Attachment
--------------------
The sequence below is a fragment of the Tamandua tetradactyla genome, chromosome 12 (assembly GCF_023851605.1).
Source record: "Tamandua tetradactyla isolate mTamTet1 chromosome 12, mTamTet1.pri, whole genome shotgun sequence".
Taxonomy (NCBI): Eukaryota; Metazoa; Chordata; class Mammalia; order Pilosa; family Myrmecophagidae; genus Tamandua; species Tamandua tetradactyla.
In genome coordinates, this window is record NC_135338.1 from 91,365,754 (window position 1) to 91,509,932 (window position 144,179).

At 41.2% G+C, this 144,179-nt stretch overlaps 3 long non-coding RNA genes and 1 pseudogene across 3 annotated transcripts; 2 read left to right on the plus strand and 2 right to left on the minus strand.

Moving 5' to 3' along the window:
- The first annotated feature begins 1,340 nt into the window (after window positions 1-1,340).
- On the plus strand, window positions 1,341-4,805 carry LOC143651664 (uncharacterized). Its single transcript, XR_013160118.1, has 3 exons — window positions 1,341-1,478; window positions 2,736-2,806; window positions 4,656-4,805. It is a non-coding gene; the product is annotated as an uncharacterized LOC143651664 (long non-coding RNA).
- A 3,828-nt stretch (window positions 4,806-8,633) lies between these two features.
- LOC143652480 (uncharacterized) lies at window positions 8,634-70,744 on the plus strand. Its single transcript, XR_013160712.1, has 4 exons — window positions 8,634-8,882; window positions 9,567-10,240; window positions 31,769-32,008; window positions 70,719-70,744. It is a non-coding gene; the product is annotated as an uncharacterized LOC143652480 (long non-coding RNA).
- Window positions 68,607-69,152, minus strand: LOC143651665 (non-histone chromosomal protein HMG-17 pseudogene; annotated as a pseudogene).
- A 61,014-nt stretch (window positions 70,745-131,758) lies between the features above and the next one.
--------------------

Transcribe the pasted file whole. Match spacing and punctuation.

The sequence below is a fragment of the Tamandua tetradactyla genome, chromosome 12 (assembly GCF_023851605.1).
Source record: "Tamandua tetradactyla isolate mTamTet1 chromosome 12, mTamTet1.pri, whole genome shotgun sequence".
Taxonomy (NCBI): Eukaryota; Metazoa; Chordata; class Mammalia; order Pilosa; family Myrmecophagidae; genus Tamandua; species Tamandua tetradactyla.
In genome coordinates, this window is record NC_135338.1 from 91,365,754 (window position 1) to 91,509,932 (window position 144,179).

At 41.2% G+C, this 144,179-nt stretch overlaps 3 long non-coding RNA genes and 1 pseudogene across 3 annotated transcripts; 2 read left to right on the plus strand and 2 right to left on the minus strand.

Moving 5' to 3' along the window:
- The first annotated feature begins 1,340 nt into the window (after window positions 1-1,340).
- On the plus strand, window positions 1,341-4,805 carry LOC143651664 (uncharacterized). Its single transcript, XR_013160118.1, has 3 exons — window positions 1,341-1,478; window positions 2,736-2,806; window positions 4,656-4,805. It is a non-coding gene; the product is annotated as an uncharacterized LOC143651664 (long non-coding RNA).
- A 3,828-nt stretch (window positions 4,806-8,633) lies between these two features.
- LOC143652480 (uncharacterized) lies at window positions 8,634-70,744 on the plus strand. Its single transcript, XR_013160712.1, has 4 exons — window positions 8,634-8,882; window positions 9,567-10,240; window positions 31,769-32,008; window positions 70,719-70,744. It is a non-coding gene; the product is annotated as an uncharacterized LOC143652480 (long non-coding RNA).
- Window positions 68,607-69,152, minus strand: LOC143651665 (non-histone chromosomal protein HMG-17 pseudogene; annotated as a pseudogene).
- A 61,014-nt stretch (window positions 70,745-131,758) lies between the features above and the next one.